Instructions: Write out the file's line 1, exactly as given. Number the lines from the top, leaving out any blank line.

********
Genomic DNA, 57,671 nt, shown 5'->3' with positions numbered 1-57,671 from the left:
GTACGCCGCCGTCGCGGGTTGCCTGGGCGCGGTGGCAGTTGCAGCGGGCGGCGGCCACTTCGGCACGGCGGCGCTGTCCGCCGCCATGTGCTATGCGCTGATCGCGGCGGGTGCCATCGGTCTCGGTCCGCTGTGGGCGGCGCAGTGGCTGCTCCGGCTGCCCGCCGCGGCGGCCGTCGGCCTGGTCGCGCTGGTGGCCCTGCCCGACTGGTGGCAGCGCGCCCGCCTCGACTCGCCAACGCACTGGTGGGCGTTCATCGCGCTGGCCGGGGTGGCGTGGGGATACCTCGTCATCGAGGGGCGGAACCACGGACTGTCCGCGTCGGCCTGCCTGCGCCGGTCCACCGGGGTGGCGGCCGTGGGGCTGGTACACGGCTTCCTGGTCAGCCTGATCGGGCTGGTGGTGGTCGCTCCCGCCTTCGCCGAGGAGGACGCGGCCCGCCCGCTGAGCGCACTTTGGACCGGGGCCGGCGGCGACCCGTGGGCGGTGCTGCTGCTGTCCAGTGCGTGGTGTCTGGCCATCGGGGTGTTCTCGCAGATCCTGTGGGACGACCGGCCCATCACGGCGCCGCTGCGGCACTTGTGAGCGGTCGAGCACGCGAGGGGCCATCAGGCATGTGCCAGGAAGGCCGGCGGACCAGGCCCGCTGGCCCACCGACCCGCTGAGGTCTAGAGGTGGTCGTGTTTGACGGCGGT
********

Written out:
Genomic DNA, 57,671 nt, shown 5'->3' with positions numbered 1-57,671 from the left: